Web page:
Longtime fitness enthusiast LaTasha "Tadda" Lewis earned her nickname as a child, but today is prone to saying it like a magician at the culmination of a trick. Yet the shrinking waistlines and decreasing scale readings seen after spending time in her company are no illusion. Rather, these results are commonplace for adherents to the six-week main program the registered nurse, certified fitness trainer, and longtime distance runner has designed. Therein, participants might burn calories and carve muscles with cardio exercises, kickboxing, yoga and Pilates, and functional-fitness workouts, forging a body fit to show off at the beach or display on the fireplace mantel. Tadda rounds out this program with a thrice-weekly Run Club, which includes optional registration in 13 races over the year, as well as CPR certification courses and Vitamin B12 injections that boost metabolism.
The Great Urban Race is a one-day event pitting teams of two against one another in a race combining physical challenges, scavenger hunts, and puzzles. Up to 700 twosomes will traverse 4 to 8 miles of Toronto terrain on foot and by public transportation as they solve 12 challenging clues in a fun quest to reach the finish line first. Sample clues and challenges from past Great Urban Races include charades, bubble-gum chewing, pig Latin deciphering, bicycle races, and word scrambles, making this race ideal for competitive eaters and cryptographers alike. Teams are encouraged to dress up in matching outfits, and prizes will be awarded for best costume. Prizes are also given for race results, with $300 going to first place, $200 to second place, and $100 to third place. The top 25 teams will qualify for the National Championship in New Orleans in November, with the top three teams receiving free entry. Each participant gets a T-shirt and postrace refreshments of fruit, granola bars, and a run through a Perrier sprinkler. Read over the rules and FAQs for more information.
Equipment: Johnny G Spinner/Keiser cycles, aqua jogger belts, water aerobic equipment
Students should bring: Water
Average class length: Two hours
Number of Staff: 1?5
Class location: Outdoors only
Registration required: No
Good for beginners: Yes
Guests allowed: Yes
Parking: Parking lot
Exercise is challenging, and people frequently give up on their fitness routines. How do you keep clients motivated?
I offer a variety of different exercises to meet all fitness levels. I believe the most important thing is self efficacy. It is my goal that everyone participating in class will be able to complete at least one exercise well. There is also a lot of peer support from other class members and encouragement from the instructor.
Sweating to the oldies is acceptable, but sweating to the blues less so. Do you find that certain styles and genres of music generate more intense workouts?
Definitely, most of the music that is played in class is pop and today's top hits. Mainly upbeat current tunes.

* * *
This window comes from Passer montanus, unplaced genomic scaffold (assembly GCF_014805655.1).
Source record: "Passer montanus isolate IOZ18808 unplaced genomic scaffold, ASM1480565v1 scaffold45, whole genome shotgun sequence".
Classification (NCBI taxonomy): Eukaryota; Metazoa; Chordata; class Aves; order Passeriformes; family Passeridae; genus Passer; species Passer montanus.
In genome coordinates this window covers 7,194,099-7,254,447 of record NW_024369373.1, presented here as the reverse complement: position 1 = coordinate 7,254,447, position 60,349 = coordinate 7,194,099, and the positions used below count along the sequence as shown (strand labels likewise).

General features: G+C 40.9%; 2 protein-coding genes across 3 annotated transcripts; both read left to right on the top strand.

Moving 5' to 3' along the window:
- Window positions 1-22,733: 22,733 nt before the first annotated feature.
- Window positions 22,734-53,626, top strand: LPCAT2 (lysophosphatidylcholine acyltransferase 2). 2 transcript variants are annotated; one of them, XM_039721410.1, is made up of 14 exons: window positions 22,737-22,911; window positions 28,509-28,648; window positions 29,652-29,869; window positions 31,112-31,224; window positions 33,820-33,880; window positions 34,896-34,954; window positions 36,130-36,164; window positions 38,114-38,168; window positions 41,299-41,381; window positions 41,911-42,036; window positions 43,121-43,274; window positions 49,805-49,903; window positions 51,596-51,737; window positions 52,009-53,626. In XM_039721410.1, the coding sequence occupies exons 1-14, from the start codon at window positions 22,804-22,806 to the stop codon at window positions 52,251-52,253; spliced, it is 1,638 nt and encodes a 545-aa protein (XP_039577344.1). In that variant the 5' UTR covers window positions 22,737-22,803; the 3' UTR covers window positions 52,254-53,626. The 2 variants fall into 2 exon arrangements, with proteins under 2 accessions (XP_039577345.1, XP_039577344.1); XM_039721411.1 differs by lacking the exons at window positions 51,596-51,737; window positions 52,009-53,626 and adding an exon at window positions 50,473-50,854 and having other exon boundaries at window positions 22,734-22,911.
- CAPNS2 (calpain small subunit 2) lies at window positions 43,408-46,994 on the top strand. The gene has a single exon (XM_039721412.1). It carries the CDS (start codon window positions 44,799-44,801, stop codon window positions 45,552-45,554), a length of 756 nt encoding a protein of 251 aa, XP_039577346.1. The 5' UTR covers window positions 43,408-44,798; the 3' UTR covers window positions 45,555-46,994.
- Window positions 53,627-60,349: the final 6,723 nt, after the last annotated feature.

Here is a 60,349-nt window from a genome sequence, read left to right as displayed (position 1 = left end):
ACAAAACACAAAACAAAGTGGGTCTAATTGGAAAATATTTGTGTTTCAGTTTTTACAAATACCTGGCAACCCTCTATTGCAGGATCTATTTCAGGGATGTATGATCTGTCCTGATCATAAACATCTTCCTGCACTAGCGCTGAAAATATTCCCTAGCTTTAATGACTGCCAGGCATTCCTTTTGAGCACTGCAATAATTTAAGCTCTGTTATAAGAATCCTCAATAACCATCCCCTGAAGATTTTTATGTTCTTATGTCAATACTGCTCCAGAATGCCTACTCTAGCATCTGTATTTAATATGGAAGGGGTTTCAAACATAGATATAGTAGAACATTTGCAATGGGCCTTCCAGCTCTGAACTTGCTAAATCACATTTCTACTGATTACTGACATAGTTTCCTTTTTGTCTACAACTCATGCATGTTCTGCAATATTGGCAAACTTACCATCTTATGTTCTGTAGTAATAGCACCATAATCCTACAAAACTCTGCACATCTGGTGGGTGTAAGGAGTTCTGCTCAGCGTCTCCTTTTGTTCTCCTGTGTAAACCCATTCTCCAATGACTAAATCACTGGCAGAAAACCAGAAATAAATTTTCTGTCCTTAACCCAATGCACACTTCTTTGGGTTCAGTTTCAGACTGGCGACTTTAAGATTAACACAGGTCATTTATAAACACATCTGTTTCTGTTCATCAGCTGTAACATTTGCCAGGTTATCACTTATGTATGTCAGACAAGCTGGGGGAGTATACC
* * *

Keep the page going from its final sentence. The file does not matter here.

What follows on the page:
Is there anything else you want to add that we didn't cover?
This class combines cycling with core routines and high intensity water workouts. I relocated from California where fitness fusion is common. This class is offered in the world-renowned Piedmont Park in Midtown Atlanta, is convenient, and offers a total body workout.
Whether he's training a celebrity for an upcoming role in an action film or helping a client lose weight, Joey Dillon is poised to challenge and motivate. It's a role the personal trainer first took on in high school, when he would assist his fellow football players in reaching their fitness goals. Now the owner of STATUS Athletic Club travels to his company's locations in LA, Miami, New York, and Atlanta to oversee the various programs he's established and personally train clients.
Clients will find plenty to do to jump-start their fitness routines or maintain their physiques. They can simultaneously strengthen muscles and self-defense skills during Brazilian jujitsu and muay thai kickboxing classes; fortify their cores and postures in Pilates sessions; and trick themselves into working out during upbeat Zumba classes. They can also meet with nutritionists to create meal plans that will help them shed unwanted pounds?or relinquish stress and muscle aches during massages and chiropractic appointments.
The Firefly Run combines the rigor of a 5K and a 10K race with the kaleidoscopic colors of a light show. LED beams and lasers pierce the dark, leading racers decked out in light-festooned gear through nighttime streets and parks to raise money for charity. Race coordinators keep competitors bright by encouraging them to wear costumes fitted with glow sticks, cartoonish helmets, light-up armbands, or any other light-themed decoration. Beyond the finish line, runners and audiences alike celebrate at a postrace dance party with live entertainment, visual effects, and a costume contest that rewards unique outfits and the athlete who was able to ward off the most gremlins.
During Race & Seek, an extra phone battery in your pocket could easily be worth thousands of dollars. The urban scavenger hunt sends teams of 2?10 out into city streets in search of 14 clues, which they must capture via photo or video with their smart phones. The first-prize winners haul in some serious bounty: $500 and free entry into the Grand Championship, where $5,000 waits at the finish line.
But a slew of physical and mental challenges stand in the way of that money. Harder and harder clues come in via text and email, and as participants decipher them, they must navigate the city largely on foot?no cars, bikes, taxis, or griffins are allowed?with the aid of GPS and a city map.